The UK could also request a further Brexit delay to hold a second referendum or a general election, or could even decide to unilaterally revoke its decision to leave the EU. This last option, however, appears improbable. On 25 March, MPs voted to take charge of the parliamentary timetable, shifting control of the Brexit process away from the prime minister. This move sets up a series of “indicative votes” on Wednesday 27 March to assess which Brexit options could command a majority in parliament, although Theresa May has not yet promised to abide by the outcome of the votes. MPs’ decision to take control could even boost the chance of Theresa May’s deal being approved, by encouraging pro-Brexit Conservatives to back it for fear of an even softer Brexit, or no Brexit at all. It is still perfectly possible that parliament fails to agree a course of action by 12 April. If this is the case, the government could ask for a further delay regardless, although the EU may be reluctant to agree. As Kallum Pickering, an economist at Berenberg, says: “the EU would most likely not grant a longer delay for the UK to just continue voting on May’s deal again.” If the EU refuses a request for a second extension, or the UK decides not to ask for one, the UK would leave the EU with no deal on 12 April, likely severely denting economic activity in the near-term.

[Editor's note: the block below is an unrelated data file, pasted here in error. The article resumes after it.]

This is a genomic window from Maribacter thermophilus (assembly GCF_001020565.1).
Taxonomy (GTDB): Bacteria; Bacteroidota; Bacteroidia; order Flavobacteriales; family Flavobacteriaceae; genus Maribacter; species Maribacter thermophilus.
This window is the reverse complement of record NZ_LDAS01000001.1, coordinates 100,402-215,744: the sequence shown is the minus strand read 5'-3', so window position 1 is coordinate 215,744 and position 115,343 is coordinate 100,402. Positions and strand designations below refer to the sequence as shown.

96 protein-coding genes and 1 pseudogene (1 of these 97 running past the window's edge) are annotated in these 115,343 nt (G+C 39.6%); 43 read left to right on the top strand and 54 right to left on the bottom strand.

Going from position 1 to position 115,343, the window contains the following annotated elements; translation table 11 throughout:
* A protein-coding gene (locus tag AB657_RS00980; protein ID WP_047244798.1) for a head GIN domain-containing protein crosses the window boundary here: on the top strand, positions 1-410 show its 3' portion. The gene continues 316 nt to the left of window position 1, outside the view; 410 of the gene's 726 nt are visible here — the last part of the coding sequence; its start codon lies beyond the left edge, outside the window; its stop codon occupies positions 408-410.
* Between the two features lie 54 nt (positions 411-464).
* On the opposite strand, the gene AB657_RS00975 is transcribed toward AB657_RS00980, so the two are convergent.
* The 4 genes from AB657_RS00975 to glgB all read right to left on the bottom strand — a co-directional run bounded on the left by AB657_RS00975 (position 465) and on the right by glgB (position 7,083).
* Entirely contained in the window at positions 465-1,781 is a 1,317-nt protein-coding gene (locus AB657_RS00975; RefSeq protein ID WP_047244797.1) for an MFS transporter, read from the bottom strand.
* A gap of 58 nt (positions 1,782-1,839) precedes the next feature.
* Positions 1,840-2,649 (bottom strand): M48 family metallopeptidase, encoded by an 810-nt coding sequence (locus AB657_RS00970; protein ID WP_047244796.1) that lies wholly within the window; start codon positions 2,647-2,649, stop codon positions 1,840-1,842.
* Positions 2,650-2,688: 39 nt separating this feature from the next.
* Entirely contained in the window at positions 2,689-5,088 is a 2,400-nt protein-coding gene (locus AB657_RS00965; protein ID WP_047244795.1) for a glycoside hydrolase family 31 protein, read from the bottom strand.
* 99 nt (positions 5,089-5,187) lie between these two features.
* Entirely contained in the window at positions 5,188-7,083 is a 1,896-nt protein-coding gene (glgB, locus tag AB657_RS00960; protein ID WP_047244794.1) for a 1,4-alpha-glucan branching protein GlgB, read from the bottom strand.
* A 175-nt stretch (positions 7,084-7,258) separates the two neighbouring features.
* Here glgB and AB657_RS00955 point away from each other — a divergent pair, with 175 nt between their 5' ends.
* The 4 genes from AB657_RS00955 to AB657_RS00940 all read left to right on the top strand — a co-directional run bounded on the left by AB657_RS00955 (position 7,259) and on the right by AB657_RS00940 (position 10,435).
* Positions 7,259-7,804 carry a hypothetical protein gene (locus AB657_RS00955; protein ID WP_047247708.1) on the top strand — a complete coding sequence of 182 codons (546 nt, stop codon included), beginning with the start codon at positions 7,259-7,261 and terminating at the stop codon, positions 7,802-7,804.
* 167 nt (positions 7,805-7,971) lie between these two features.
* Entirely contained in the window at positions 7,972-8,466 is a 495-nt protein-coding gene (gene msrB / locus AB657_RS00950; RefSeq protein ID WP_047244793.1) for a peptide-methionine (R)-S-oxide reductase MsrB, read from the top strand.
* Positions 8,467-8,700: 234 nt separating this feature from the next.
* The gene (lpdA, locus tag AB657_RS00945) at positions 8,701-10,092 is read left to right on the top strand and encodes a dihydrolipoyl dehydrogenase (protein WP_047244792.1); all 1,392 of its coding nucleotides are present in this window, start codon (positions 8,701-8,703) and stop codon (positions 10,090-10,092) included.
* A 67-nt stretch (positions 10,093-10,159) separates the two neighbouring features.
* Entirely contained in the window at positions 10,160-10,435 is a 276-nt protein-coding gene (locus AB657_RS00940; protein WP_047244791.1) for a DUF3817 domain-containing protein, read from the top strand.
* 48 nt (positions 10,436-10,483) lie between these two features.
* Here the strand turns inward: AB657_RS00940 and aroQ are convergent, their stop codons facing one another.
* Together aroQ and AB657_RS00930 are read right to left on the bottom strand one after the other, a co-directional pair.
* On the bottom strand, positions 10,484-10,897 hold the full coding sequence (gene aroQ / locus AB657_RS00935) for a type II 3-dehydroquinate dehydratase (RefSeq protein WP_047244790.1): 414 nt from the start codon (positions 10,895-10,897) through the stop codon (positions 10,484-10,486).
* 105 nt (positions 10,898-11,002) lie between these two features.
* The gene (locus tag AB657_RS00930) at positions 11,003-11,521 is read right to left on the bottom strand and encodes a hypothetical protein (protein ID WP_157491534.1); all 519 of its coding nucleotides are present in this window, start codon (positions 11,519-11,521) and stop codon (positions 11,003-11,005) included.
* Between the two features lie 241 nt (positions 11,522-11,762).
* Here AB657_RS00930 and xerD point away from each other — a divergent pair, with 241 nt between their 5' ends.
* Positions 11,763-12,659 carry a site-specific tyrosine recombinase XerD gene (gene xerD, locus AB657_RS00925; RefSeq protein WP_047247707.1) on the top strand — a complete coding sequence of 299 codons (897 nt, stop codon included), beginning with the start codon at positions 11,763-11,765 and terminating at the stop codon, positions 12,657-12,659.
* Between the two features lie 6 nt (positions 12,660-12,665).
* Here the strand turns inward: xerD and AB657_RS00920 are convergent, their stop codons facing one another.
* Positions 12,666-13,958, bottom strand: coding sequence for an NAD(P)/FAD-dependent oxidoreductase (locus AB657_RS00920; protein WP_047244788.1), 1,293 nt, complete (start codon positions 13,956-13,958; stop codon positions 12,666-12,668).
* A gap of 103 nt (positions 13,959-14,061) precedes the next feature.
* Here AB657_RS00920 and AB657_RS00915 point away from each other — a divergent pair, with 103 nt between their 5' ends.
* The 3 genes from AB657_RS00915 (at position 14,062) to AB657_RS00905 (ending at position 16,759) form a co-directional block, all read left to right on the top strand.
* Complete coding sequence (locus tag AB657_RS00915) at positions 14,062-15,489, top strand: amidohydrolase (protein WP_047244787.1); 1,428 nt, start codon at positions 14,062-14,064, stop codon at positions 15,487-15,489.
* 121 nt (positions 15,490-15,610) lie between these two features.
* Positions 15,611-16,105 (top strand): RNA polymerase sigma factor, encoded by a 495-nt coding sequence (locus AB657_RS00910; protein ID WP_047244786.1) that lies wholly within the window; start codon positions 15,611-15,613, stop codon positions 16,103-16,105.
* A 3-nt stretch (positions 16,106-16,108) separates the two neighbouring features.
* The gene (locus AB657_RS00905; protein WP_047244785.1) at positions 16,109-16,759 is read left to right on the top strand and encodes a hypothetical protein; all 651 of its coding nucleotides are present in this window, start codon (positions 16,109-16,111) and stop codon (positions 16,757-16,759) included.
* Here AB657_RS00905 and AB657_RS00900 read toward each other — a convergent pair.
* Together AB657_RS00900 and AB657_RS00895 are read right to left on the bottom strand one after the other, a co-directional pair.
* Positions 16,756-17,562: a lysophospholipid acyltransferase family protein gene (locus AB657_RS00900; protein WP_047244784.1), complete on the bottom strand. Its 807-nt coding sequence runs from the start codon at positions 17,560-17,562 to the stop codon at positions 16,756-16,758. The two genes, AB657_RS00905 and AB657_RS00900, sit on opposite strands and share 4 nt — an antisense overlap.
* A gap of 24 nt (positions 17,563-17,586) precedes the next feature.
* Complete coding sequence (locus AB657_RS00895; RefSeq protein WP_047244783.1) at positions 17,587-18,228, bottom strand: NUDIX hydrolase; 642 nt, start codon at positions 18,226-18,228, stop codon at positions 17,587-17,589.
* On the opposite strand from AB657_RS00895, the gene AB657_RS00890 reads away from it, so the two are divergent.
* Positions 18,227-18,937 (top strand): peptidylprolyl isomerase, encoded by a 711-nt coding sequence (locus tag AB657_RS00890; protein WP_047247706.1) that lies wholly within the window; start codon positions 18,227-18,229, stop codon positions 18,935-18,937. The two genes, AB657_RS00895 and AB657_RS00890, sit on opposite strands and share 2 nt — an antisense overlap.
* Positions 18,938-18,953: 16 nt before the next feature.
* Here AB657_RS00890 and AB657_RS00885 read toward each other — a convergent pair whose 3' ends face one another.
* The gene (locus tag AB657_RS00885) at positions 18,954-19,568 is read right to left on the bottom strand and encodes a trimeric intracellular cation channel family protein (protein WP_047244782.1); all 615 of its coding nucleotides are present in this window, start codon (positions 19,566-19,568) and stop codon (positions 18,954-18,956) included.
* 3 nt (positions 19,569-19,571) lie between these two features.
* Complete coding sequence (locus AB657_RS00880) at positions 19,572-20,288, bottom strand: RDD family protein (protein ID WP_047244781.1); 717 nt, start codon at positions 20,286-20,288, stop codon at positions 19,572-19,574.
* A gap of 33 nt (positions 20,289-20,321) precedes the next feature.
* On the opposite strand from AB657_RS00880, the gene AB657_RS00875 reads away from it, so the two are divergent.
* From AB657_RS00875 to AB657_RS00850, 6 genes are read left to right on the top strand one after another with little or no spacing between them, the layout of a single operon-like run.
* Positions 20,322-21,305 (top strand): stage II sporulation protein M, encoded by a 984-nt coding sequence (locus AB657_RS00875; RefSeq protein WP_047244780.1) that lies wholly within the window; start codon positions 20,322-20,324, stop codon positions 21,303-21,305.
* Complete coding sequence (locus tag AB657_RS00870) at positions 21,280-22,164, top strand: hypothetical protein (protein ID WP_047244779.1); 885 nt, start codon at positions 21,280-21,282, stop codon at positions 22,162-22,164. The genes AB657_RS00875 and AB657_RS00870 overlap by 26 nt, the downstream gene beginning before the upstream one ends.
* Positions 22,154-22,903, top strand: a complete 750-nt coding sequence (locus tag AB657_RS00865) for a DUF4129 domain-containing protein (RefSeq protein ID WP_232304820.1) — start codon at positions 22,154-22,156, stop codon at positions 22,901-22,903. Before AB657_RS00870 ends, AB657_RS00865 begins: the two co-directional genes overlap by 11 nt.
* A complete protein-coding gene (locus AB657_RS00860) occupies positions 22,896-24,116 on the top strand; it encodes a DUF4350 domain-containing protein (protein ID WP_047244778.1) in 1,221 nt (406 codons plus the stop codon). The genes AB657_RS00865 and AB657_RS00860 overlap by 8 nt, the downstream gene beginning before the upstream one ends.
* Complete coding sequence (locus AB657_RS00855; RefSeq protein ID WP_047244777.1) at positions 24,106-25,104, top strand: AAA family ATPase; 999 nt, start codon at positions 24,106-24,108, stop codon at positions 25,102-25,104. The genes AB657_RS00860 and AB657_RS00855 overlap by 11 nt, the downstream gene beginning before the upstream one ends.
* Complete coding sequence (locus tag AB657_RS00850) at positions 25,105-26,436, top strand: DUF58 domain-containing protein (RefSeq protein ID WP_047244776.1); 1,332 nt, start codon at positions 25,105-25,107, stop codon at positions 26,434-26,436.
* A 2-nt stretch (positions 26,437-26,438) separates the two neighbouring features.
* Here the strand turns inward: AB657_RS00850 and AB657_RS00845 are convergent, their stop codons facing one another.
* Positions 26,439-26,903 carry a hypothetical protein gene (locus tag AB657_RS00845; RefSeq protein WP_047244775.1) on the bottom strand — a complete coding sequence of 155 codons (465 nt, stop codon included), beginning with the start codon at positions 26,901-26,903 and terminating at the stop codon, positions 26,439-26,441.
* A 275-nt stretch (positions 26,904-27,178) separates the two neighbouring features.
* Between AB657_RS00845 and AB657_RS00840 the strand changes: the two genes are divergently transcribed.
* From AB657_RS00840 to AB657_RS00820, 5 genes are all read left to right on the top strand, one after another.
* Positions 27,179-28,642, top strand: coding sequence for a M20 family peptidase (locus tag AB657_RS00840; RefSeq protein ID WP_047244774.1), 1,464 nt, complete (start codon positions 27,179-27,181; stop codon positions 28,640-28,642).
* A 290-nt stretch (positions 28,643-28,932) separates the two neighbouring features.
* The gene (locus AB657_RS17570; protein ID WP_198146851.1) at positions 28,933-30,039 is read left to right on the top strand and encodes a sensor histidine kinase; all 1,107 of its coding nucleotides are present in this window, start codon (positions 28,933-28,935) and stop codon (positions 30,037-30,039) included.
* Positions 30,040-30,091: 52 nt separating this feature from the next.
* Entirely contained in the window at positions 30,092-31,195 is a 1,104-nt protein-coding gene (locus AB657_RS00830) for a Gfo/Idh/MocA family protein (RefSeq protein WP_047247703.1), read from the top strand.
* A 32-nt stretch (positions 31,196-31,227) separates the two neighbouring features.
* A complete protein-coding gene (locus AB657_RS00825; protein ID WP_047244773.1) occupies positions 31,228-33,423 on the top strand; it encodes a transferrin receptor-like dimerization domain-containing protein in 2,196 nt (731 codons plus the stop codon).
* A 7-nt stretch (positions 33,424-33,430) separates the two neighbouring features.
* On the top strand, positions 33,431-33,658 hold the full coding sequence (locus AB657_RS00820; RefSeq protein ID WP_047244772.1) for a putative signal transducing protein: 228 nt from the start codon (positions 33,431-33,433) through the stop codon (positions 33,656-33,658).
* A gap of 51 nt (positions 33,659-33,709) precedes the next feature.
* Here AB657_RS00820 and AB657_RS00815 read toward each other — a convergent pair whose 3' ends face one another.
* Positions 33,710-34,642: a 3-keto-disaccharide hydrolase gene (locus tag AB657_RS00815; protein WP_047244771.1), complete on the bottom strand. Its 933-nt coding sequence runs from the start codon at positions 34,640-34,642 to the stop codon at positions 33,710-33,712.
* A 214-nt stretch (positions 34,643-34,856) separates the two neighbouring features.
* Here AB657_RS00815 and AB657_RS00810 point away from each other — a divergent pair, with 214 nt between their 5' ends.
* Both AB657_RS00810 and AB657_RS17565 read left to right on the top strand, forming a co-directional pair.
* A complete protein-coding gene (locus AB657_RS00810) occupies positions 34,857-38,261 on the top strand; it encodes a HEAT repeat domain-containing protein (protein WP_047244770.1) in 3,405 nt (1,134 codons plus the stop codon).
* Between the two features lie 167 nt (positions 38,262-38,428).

\The economy remains stuck in low gear in the three months to January According to monthly GDP data released by the Office for National Statistics (ONS), economic activity rose 0.5% in January over the prior month in seasonally-adjusted terms, contrasting December’s 0.4% fall. Despite the strong January showing, the quarter-on-quarter expansion for the November- January period was a mere 0.2%, matching the reading for October-December, and comes amid sluggish momentum in the rest of the EU and elevated Brexit uncertainty. Looking at a sector-by-sector picture, the November-January reading was underpinned by a solid showing from the service sector, which was partially offset by contractions in the industry and construction sectors. FocusEconomics panelists expect GDP growth of 1.3% in 2019, down



The political standoff between President Nicolás Maduro and Juan Guaidó, who declared himself interim president on 23 January and ...